Make your own free website on Tripod.com

December 27, 2004 - Smarty, Saint Joe's and Eagles made for exciting year

Home
Biography
Personal Statistics
Game Reports
Team Season
2005 Training Camp
2005-2006 Season Schedule
Hockey Cards
Articles
Audio Clip
Video Clip
Photo Album
Links

My Keith Primeau Page

Smarty, Saint Joe's and Eagles made for exciting year




Associated Press

Desperate for a champion, eastern Pennsylvania sports fans turned to a horse in 2004.

Alas, Philadelphia-bred Smarty Jones came up one length short of winning the Triple Crown. At least, the 3-year-old colt gave the region two reasons to celebrate, winning the Kentucky Derby and Preakness Stakes, before losing to Birdstone in a breathtaking finish at the Belmont Stakes.

The Eagles began the year by devastating a city yearning for its first championship since the 76ers won the NBA title in 1983. After a miraculous play by Donovan McNabb and Freddie Mitchell on a fourth-and-26 helped the Eagles advance to the NFC championship game, they fell one victory short of the Super Bowl for the third straight year, losing 14-3 to prohibitive underdog Carolina.

As the year winds down, the Eagles are positioned once again to make another run at the Super Bowl, though they'll have to do it without star wide receiver Terrell Owens, who went down in the 14th game with a serious ankle injury that required surgery.

Led by McNabb, who is having the best season of his career, Owens and defensive end Jevon Kearse, the Eagles won their fourth consecutive NFC East championship, set a franchise record for wins by opening 13-1 and clinched home-field advantage throughout the playoffs with two games remaining in the regular season.

But Owens' injury dampened the Eagles' hopes of winning the franchise's first championship since 1960.

Eagles coach Andy Reid broke Greasy Neale's team record by winning his 67th game in his sixth season in Philadelphia. Reid had 69 victories with two games left.

The rest of Philadelphia's pro teams didn't nearly generate the same level of excitement as the Eagles, though the Flyers came within one victory of playing for the Stanley Cup.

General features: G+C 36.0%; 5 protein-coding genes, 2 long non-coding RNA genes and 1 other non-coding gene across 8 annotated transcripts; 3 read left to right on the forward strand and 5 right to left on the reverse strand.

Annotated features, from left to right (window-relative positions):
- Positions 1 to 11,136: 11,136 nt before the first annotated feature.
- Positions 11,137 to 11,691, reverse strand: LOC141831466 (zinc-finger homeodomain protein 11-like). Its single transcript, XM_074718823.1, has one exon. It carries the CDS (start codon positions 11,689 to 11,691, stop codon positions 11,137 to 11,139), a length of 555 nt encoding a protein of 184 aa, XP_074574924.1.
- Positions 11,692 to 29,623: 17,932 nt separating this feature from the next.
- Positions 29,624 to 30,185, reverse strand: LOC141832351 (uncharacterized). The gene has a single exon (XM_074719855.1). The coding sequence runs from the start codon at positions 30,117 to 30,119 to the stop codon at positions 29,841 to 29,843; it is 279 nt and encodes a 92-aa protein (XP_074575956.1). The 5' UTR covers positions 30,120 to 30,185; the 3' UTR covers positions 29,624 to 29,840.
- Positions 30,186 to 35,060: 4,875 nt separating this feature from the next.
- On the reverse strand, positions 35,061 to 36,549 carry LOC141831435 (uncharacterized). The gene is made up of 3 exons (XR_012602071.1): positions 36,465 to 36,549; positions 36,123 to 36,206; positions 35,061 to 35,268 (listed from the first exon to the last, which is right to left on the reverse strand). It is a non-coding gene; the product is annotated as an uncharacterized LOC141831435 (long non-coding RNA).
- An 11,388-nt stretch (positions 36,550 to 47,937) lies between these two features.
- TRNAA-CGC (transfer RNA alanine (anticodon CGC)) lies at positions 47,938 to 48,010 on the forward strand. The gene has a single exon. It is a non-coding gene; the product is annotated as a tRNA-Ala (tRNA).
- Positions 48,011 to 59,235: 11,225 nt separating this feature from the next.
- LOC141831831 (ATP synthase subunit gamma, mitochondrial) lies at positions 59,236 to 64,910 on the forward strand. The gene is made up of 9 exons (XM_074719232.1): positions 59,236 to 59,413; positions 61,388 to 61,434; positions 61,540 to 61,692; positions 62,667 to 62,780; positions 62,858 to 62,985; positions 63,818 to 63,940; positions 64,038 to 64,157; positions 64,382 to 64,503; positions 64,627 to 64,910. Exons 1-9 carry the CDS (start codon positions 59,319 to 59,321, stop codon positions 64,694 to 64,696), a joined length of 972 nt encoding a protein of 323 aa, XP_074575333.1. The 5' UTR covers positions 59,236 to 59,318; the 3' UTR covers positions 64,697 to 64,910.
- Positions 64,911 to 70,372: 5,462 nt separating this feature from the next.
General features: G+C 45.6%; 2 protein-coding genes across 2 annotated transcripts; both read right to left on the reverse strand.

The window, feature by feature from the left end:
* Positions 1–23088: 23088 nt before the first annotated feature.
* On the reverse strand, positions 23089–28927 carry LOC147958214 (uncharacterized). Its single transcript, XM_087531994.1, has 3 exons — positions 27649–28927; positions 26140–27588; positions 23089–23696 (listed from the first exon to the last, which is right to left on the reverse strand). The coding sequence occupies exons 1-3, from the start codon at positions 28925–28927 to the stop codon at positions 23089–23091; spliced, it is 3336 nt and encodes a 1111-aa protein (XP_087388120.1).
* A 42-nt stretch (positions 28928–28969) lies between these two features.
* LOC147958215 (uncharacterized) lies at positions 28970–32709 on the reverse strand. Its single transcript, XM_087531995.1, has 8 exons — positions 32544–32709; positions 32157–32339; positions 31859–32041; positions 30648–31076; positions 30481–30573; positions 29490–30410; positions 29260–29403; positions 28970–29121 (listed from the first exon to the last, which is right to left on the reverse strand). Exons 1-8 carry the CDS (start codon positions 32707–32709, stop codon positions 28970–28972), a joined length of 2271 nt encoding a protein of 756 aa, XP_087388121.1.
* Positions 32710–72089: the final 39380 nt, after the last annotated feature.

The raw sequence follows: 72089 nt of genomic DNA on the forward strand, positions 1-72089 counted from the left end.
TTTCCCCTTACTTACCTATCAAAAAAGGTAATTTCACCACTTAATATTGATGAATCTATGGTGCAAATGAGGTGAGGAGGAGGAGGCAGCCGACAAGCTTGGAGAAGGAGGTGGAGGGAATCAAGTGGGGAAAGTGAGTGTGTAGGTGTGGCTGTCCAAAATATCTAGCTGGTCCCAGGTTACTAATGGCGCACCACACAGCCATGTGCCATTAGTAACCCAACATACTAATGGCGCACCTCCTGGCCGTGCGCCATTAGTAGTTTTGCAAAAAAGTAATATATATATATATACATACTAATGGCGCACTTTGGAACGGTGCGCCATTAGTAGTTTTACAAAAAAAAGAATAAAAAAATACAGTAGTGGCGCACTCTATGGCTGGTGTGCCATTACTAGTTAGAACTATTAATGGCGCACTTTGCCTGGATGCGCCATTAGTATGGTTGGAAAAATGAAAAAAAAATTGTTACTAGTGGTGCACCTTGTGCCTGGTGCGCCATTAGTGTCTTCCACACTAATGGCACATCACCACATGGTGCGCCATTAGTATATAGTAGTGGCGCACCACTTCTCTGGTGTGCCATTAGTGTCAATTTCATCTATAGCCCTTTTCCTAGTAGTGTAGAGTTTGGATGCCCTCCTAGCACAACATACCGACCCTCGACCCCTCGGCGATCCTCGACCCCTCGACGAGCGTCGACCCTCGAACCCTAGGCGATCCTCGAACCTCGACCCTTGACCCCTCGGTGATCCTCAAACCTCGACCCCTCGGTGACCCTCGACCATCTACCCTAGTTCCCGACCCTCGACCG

The Phillies were favorites to win the NL East in their first season at Citizens Bank Park, but woefully underachieved, costing popular manager Larry Bowa his job. Charlie Manuel - former Pirates, Marlins and Rockies manager Jim Leyland was the people's choice - took over a team that won 86 games, but lost some of its fan support after selling out 44 games and setting a club record for attendance.

While the rest of the division reloaded after the season - Atlanta got ace pitcher Tim Hudson and the Mets added three-time Cy Young Award winner Pedro Martinez - the Phillies began cutting their $93 million payroll. Their biggest addition was starter Jon Lieber, while they let Eric Milton and Kevin Millwood leave through free agency.

The 76ers changed coaches twice, firing Randy Ayers and replacing him with Chris Ford. They went just 33-49 and failed to reach the playoffs for the first time since 1998.

Jim O'Brien took over for Ford, bringing an exciting style of offensive basketball. Allen Iverson switched positions, moving to point guard and the team started slow. But the Sixers have a chance to make the playoffs in a weak division.

The Flyers overcame numerous injuries throughout the regular season and playoffs, taking the eventual champion Tampa Bay Lightning to seven games in the Eastern Conference finals.

Goaltender Robert Esche emerged as a star, and captain Keith Primeau established himself as one of the game's best clutch performers with a remarkable postseason.

But the NHL lockout forced hockey fans to wait anxiously for the start of another season that might not come anytime soon.

On the collegiate level, tiny Saint Joseph's was the feel-good story of the year. The Hawks softened the blow of the Eagles' disappointing loss in January by captivating college basketball with a 27-0 start and a run to the tournament's regional final.

Saint Joe's reached No. 1 in the AP poll, was a No. 1 seed in the NCAA tournament for the first time and had their first All-American (Jameer Nelson) in team history.

But Nelson missed his last shot in a 2-point loss to Oklahoma State that prevented the Hawks from reaching the Final Four. Nelson ended up in Orlando and backcourt mate Delonte West went to Boston in the NBA draft.

Temple settled for the NIT for the third straight year after reaching the NCAA tournament 17 of the previous 18 years. Another difficult early schedule made it tough on the Owls early this season as coach John Chaney achieved a milestone, becoming the 19th Division I coach to reach 1,000 games.

It was another miserable year for Joe Paterno and Penn State. The Nittany Lions finished 4-7, their fourth losing season in five years. There were strong calls for Paterno to resign, but the 78-year-old coach insists he'll be back.

La Salle made news in the summer with a rape scandal. Three players were charged with rape, and both men's coach Billy Hahn and women's coach John Miller resigned.

With John Giannini taking over the men's job and Tom Lochner leading the women, La Salle hoped for a fresh start this season.